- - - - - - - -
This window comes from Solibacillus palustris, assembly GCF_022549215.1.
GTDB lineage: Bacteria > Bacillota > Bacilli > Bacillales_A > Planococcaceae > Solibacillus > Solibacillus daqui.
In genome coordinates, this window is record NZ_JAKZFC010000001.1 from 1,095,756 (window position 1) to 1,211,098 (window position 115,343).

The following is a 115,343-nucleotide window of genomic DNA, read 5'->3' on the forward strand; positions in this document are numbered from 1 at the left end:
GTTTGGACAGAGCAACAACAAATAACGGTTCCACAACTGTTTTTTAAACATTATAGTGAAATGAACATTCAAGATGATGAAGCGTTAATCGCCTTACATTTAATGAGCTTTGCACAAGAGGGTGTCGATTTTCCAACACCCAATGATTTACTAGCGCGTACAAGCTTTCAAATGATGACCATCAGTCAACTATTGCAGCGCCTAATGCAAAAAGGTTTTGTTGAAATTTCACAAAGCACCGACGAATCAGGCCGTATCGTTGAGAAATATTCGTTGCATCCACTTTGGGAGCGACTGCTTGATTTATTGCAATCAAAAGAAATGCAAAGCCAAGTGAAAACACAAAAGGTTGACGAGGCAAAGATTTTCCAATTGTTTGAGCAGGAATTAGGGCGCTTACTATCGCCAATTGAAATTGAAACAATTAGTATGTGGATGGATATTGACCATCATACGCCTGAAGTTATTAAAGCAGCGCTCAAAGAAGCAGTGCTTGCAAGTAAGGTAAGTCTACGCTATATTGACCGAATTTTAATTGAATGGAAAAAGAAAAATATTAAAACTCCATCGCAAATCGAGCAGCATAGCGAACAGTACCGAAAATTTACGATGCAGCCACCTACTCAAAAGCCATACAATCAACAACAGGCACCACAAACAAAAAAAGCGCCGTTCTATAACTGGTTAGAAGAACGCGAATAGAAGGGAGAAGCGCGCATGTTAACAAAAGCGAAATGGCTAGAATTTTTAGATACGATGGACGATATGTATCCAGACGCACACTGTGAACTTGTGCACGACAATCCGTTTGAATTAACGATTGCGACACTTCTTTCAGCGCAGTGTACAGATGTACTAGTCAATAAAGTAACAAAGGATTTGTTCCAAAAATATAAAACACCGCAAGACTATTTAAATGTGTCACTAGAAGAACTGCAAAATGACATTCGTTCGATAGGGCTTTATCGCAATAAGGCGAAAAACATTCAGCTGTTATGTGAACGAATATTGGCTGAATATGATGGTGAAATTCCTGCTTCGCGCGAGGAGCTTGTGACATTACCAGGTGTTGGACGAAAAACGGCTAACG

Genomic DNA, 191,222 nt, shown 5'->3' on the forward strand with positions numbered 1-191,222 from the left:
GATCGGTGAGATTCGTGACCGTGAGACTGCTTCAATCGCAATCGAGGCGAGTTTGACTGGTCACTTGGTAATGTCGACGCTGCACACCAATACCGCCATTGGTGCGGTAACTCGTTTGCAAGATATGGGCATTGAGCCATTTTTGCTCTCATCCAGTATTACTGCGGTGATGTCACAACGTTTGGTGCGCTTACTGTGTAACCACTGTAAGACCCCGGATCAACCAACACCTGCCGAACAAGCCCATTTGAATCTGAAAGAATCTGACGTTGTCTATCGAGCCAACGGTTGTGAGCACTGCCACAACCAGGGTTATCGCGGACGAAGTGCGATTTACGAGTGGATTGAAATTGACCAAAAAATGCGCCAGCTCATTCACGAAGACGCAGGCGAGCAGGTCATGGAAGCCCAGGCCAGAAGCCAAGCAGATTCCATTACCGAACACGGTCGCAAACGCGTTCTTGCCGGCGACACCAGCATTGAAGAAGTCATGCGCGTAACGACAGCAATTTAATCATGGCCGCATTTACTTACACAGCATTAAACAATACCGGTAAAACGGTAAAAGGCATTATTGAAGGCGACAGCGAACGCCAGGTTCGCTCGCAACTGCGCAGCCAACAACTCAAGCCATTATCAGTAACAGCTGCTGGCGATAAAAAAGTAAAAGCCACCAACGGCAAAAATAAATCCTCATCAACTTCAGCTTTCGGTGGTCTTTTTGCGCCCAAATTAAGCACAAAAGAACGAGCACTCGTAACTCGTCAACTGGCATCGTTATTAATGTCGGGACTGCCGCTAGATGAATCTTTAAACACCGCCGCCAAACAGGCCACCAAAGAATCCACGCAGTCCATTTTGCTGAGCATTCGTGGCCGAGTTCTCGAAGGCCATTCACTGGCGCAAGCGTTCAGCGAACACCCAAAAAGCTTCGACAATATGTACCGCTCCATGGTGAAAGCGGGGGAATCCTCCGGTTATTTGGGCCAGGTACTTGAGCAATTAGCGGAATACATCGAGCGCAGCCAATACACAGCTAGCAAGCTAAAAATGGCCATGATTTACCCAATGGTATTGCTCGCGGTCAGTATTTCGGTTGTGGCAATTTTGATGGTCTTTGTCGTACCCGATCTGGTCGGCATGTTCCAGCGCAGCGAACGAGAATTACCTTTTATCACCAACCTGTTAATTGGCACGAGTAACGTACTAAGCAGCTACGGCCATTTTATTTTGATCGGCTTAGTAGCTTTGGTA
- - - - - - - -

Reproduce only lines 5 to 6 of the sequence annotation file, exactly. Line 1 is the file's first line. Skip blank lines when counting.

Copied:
GTTTGGACAGAGCAACAACAAATAACGGTTCCACAACTGTTTTTTAAACATTATAGTGAAATGAACATTCAAGATGATGAAGCGTTAATCGCCTTACATTTAATGAGCTTTGCACAAGAGGGTGTCGATTTTCCAACACCCAATGATTTACTAGCGCGTACAAGCTTTCAAATGATGACCATCAGTCAACTATTGCAGCGCCTAATGCAAAAAGGTTTTGTTGAAATTTCACAAAGCACCGACGAATCAGGCCGTATCGTTGAGAAATATTCGTTGCATCCACTTTGGGAGCGACTGCTTGATTTATTGCAATCAAAAGAAATGCAAAGCCAAGTGAAAACACAAAAGGTTGACGAGGCAAAGATTTTCCAATTGTTTGAGCAGGAATTAGGGCGCTTACTATCGCCAATTGAAATTGAAACAATTAGTATGTGGATGGATATTGACCATCATACGCCTGAAGTTATTAAAGCAGCGCTCAAAGAAGCAGTGCTTGCAAGTAAGGTAAGTCTACGCTATATTGACCGAATTTTAATTGAATGGAAAAAGAAAAATATTAAAACTCCATCGCAAATCGAGCAGCATAGCGAACAGTACCGAAAATTTACGATGCAGCCACCTACTCAAAAGCCATACAATCAACAACAGGCACCACAAACAAAAAAAGCGCCGTTCTATAACTGGTTAGAAGAACGCGAATAGAAGGGAGAAGCGCGCATGTTAACAAAAGCGAAATGGCTAGAATTTTTAGATACGATGGACGATATGTATCCAGACGCACACTGTGAACTTGTGCACGACAATCCGTTTGAATTAACGATTGCGACACTTCTTTCAGCGCAGTGTACAGATGTACTAGTCAATAAAGTAACAAAGGATTTGTTCCAAAAATATAAAACACCGCAAGACTATTTAAATGTGTCACTAGAAGAACTGCAAAATGACATTCGTTCGATAGGGCTTTATCGCAATAAGGCGAAAAACATTCAGCTGTTATGTGAACGAATATTGGCTGAATATGATGGTGAAATTCCTGCTTCGCGCGAGGAGCTTGTGACATTACCAGGTGTTGGACGAAAAACGGCTAACG

Genomic DNA, 191,222 nt, shown 5'->3' on the forward strand with positions numbered 1-191,222 from the left: